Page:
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Three groups of creditors appealed MPM's substantially consummated plan of reorganization under Chapter 11 of the Bankruptcy Code. The Subordinated Notes holders challenged the lower courts' conclusions that their claims were subordinate to the Second-Lien Notes holders' claims; the Senior-Lien Notes holders contended that the lower courts erroneously applied a below-market interest rate to their replacement notes; the Senior-Lien Notes holders challenge the lower courts' rulings that they were not entitled to a make-whole premium; and debtors argued that the court should dismiss these appeals as equitably moot. The Second Circuit found merit only in the Senior-Lien Notes holders' contention with respect to the method of calculating the appropriate interest rate for the replacement notes. The court held that the Second-Lien Notes stand in priority to the Subordinated Notes; held that the Senior-Lien Notes holders were not entitled to the make-whole premium; declined to dismiss any of the appeals as equitably moot; and remanded to the bankruptcy court to assess whether an efficient market rate could be ascertained, and if so, applied to the replacement notes. View "In re MPM Silicones, LLC" on Justia Law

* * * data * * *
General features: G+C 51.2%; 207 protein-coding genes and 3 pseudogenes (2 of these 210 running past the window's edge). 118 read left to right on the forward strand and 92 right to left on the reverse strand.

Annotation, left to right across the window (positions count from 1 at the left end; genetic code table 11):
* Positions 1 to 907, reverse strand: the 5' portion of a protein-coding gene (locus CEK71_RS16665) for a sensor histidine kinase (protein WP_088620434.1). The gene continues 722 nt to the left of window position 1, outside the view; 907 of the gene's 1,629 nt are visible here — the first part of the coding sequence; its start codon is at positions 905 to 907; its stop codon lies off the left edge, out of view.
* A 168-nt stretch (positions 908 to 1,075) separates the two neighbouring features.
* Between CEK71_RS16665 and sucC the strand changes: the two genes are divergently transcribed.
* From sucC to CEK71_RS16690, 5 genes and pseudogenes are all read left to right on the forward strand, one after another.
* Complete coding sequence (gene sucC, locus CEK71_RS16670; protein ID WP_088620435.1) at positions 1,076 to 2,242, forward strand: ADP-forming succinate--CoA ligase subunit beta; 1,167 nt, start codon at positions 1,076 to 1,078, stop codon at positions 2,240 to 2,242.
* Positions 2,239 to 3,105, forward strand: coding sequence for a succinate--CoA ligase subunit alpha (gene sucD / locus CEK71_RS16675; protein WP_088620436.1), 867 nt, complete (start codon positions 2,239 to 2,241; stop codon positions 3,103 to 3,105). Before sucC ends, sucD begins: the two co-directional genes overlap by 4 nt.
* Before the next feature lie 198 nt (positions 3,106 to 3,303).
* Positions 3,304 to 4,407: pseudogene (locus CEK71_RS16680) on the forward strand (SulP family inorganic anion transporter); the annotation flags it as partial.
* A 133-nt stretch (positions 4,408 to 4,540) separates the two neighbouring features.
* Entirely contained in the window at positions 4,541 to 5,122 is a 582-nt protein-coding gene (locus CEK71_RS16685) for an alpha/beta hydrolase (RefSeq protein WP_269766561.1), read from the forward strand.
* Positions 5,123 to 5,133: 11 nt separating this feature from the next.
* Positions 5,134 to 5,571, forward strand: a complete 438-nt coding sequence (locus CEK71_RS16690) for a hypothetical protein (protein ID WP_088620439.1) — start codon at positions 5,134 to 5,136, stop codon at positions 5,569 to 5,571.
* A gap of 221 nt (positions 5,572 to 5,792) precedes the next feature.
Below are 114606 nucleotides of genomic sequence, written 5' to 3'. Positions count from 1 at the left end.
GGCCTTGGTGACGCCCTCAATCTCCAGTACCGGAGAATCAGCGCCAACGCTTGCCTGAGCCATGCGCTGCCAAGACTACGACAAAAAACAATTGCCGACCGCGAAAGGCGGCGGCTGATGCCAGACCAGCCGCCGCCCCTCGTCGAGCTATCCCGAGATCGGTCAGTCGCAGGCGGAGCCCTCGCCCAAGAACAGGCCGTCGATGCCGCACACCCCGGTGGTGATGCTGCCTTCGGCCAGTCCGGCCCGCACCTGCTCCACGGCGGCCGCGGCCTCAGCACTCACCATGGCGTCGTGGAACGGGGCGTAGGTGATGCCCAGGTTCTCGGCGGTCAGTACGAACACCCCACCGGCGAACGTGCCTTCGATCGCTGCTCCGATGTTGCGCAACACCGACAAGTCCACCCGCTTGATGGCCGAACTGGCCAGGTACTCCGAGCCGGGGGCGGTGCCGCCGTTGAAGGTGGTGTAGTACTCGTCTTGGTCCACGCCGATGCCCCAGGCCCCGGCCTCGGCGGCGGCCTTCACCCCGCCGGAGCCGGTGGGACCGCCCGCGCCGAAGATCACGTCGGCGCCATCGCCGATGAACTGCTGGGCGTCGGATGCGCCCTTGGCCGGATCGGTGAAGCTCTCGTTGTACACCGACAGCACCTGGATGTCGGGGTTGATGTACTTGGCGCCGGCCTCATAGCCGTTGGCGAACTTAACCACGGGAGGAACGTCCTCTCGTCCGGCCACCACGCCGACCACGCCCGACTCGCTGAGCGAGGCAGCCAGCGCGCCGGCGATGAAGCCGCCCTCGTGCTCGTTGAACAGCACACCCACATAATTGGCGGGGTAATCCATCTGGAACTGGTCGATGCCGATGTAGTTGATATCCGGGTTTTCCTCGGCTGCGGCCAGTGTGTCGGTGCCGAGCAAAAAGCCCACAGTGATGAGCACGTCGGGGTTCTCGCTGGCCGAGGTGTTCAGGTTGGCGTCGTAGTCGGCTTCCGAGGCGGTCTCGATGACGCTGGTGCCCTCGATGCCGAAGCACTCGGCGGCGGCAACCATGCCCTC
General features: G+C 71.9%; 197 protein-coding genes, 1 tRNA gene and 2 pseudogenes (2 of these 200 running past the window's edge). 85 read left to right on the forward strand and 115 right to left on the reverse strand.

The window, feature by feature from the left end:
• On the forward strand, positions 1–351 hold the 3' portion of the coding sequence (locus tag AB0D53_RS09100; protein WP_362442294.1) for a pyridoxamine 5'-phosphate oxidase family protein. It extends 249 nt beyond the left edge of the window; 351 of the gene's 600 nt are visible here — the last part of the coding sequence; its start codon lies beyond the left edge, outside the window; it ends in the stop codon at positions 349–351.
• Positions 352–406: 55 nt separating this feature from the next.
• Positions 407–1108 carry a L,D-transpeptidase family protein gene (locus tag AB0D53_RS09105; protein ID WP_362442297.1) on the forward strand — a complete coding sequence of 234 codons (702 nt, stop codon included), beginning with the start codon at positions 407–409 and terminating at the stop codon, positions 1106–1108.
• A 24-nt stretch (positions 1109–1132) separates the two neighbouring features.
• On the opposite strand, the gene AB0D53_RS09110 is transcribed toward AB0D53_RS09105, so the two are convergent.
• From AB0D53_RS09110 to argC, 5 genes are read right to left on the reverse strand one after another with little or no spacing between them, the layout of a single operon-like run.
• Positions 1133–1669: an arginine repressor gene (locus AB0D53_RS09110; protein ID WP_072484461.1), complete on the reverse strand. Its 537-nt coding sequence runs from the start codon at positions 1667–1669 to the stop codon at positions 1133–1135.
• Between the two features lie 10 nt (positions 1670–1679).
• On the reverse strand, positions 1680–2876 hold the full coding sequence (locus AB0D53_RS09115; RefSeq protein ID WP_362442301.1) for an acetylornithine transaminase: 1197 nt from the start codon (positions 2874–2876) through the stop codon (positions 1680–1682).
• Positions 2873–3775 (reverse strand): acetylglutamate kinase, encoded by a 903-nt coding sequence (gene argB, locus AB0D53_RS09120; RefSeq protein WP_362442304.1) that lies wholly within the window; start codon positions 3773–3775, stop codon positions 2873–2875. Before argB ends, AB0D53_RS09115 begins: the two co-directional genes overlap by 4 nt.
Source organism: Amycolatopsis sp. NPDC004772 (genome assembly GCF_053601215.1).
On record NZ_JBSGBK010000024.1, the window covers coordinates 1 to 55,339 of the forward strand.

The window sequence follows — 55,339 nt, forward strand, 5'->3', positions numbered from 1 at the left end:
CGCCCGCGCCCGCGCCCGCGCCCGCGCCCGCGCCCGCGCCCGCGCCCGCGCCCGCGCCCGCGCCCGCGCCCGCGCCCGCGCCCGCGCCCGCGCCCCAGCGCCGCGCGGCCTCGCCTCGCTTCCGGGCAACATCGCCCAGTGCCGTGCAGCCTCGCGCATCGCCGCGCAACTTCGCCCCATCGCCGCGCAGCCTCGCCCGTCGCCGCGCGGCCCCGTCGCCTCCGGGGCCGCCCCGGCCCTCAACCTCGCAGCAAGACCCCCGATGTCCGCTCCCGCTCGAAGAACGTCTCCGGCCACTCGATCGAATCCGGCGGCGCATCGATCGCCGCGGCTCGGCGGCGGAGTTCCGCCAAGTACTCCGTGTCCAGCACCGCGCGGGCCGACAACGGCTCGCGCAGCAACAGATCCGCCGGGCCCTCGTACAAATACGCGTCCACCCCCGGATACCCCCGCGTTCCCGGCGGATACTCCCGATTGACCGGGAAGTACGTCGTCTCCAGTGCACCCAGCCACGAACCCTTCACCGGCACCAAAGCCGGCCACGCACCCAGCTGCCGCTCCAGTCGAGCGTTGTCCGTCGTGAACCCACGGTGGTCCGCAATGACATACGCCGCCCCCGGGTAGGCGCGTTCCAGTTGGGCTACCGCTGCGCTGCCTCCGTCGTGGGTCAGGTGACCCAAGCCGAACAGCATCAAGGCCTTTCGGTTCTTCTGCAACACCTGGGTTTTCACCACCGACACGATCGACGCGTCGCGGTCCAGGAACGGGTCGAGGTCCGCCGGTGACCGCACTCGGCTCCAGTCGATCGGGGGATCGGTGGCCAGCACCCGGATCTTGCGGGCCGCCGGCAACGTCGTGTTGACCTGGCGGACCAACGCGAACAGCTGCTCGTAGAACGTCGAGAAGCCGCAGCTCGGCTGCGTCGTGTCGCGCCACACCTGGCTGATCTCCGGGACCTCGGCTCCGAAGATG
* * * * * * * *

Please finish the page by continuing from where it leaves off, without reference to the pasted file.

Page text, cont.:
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Benjamin Ashmore appealed the district court's order dismissing him as the plaintiff in a whistleblower action under the Sarbanes-Oxley Act, 18 U.S.C. 1514A. Instead, the trustee of Ashmore's bankruptcy estate was substituted as plaintiff. The Second Circuit dismissed the appeal for lack of jurisdiction because the district court's dismissal of the case as to Ashmore and the substitution of the trustee as plaintiff were interlocutory orders that were not immediately appealable. The court vacated the temporary stay of the district court proceedings and denied Ashmore's pending motion to stay as moot. View "Ashmore v. CGI Group, Inc." on Justia Law

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A group of hotel-related businesses, as well as investors and guarantors, filed suit alleging claims of fraud against the Royal Bank and two of its subsidiaries. The district court dismissed the claims because plaintiffs had failed to list their cause of action in a schedule of assets in their now-concluded bankruptcy proceeding, they lacked standing to bring the claim, and were barred by judicial estoppel. The claims of the investor and guarantors were dismissed as untimely and barred by the law of the case. The Second Circuit affirmed on the grounds of judicial estoppel and timeliness. The court held that, under Fifth Circuit law, the kind of LIBOR-fraud claim that BPP wanted to assert was "a known cause of action" at the time of confirmation, so that BPP's failure to list it in the schedule of assets was equivalent to a representation that none existed; the bankruptcy court "adopted" BPP's position; and BPP's assertion of the claims now would allow it to enjoy an unfair advantage at the expense of its former creditors. Furthermore, plaintiffs have not shown good cause for an untimely amendment, and the district court properly denied leave to amend. View "BPP Illinois v. Royal Bank of Scotland Group PLC" on Justia Law